The unit’s priority was to try to connect the Labor leader with corrupt former Labor powerbrokers such as Eddie Obeid – whom Daley had thanked in his first speech to parliament – and Joe Tripodi.

Phelps concedes the unit spent a lot of time on it. He even called Tripodi himself, only to find Daley was not close enough.

“In the end we had to abandon it,” he says. “… I spent so much time trying to find a photo, a newspaper article, or anything with him and Obeid, there’s literally nothing which we could find.”

The dirt unit also tried to link Daley with murdered property developer Michael McGurk, but came up empty-handed.

On the Labor side, Hawker says they did not have a specialist dirt unit comparable with the Liberals’.

“Obviously you’d get people ringing in, and you’d pick up bits and pieces of information, but there was nothing in a co-ordinated way, there was no unit as such,” he says. “That was the big difference between our campaign and theirs. For starters, we just didn’t have the resources to do that.”

Phelps says the negative campaign efforts from Labor were hopeless.

“We beat them hands down,” he says.

For instance, Phelps says, a Network Ten story about Treasurer Dominic Perrottet’s apparent failure to disclose hospitality from his old law firm misunderstood the electoral laws and got no traction: the donation was duly disclosed by the party and there was no illegality.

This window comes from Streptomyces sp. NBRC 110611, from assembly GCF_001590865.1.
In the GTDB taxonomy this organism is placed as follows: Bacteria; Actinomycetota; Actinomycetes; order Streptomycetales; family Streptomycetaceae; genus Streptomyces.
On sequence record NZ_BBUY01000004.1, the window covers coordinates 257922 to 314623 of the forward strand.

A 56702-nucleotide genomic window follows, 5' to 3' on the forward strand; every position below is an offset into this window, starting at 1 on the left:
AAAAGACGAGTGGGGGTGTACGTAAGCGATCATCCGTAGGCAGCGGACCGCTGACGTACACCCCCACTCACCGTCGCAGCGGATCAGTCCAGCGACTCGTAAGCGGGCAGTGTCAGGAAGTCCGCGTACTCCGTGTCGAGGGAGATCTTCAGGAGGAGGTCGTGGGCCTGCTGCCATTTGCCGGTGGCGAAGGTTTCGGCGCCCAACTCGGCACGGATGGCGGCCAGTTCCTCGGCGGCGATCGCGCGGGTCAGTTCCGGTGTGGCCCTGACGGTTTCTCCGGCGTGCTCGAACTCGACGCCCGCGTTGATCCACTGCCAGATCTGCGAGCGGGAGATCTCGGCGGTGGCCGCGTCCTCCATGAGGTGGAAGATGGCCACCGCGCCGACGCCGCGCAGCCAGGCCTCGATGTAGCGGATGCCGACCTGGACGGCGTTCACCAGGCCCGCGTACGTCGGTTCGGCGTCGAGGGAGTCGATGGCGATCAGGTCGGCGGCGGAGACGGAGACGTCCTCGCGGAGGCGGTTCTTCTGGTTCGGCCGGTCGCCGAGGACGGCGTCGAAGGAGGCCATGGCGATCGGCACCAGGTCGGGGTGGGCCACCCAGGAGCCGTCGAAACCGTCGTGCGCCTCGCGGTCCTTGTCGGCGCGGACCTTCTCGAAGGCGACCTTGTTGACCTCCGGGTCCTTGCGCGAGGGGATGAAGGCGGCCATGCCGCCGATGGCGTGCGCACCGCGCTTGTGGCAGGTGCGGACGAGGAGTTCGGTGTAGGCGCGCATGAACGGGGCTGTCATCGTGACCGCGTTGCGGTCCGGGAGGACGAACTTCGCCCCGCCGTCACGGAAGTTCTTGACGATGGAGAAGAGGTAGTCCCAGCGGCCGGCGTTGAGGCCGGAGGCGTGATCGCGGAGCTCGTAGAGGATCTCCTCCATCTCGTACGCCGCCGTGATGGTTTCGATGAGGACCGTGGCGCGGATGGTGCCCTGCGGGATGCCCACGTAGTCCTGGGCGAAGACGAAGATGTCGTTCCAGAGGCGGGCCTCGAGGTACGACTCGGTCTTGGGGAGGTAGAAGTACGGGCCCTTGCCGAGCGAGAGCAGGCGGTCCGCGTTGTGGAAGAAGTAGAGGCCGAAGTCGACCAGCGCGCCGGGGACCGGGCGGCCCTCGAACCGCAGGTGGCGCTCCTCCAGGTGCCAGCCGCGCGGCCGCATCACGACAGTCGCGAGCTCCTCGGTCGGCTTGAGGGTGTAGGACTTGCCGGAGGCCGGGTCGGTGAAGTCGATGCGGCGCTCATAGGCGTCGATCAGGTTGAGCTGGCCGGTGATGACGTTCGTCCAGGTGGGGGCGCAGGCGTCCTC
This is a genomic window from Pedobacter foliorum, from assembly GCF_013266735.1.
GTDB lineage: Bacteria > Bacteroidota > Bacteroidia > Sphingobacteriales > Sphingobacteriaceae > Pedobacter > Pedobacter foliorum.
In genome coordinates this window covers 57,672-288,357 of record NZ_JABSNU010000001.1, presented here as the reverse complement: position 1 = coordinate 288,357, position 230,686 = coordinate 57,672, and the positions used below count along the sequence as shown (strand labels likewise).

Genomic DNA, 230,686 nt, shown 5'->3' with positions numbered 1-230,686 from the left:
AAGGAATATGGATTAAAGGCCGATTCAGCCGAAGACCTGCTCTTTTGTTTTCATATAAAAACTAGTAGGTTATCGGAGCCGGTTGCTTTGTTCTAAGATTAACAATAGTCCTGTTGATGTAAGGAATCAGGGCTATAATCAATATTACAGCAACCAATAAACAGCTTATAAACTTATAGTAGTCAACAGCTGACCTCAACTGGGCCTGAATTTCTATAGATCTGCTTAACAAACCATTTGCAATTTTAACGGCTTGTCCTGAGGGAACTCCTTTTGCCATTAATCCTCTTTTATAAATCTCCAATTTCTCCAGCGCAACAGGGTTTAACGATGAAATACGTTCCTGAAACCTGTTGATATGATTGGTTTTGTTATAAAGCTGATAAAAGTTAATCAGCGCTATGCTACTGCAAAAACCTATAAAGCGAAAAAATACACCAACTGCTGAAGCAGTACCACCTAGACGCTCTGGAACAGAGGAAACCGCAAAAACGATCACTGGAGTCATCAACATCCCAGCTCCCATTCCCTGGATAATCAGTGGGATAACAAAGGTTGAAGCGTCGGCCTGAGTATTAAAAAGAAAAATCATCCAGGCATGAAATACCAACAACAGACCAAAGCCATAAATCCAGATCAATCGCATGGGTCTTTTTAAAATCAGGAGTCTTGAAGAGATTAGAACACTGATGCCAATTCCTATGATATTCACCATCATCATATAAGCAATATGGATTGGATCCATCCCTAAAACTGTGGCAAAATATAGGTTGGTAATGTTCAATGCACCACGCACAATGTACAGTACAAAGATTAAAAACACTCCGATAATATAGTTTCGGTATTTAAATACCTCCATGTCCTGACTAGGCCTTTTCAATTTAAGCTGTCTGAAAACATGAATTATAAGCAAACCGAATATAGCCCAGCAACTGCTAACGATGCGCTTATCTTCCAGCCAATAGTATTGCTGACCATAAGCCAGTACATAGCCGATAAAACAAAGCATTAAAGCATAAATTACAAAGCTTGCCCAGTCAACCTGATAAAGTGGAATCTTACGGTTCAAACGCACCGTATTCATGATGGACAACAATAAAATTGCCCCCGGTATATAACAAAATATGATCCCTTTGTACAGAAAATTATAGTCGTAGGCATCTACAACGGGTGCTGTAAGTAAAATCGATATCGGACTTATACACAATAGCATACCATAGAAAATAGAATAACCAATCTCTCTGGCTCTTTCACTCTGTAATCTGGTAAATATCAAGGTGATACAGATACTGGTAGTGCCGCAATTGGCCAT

Phelps says sitting MPs are less likely to be fruitful targets for opposition research – “everything’s been cauterised” – but new candidates have proved much more likely to yield stories.

That was borne out by the experience of one Labor candidate, who spoke to The Saturday Paper on the condition of anonymity.

“I had people I went to school with, like decades ago, contact me to say there was an investigator or somebody who called them up and wanted to talk to them and asked questions about how I was in high school, and all of this sort of stuff,” she said. “They’d looked into where I worked, and where I said I’d worked, and contacted people to verify all that.”

The candidate’s bio stated she had worked at a university, but the researcher couldn’t find any evidence online and started to call journalists suggesting she had lied about her work history. At one point, the candidate had to send a journalist her staff ID and the head of the school’s email address to stop a story running.

“There was no story, because there is no story, but they did try very hard,” the candidate says. “This is how they are. This is what they do. Young Libs just egged on by sitting members to be really awful bullies and harassers to candidates and supporters.”

 

After eight years in the upper house, Phelps is relaxing and will not be part of the federal campaign. His colleague Macgowan, however, who worked alongside him for a decade, will be involved. Macgowan is a hard-right operative, with experience of negative campaigning in Ukraine. He is a fan of black metal and smoking. When the Liberals won in NSW, he wrote on social media: “This is another Bruce Hawker masterstroke what you don’t realise is he always intended for the Liberals to win, it’s all part of the plan.” And then: “Did we just ninja an election”.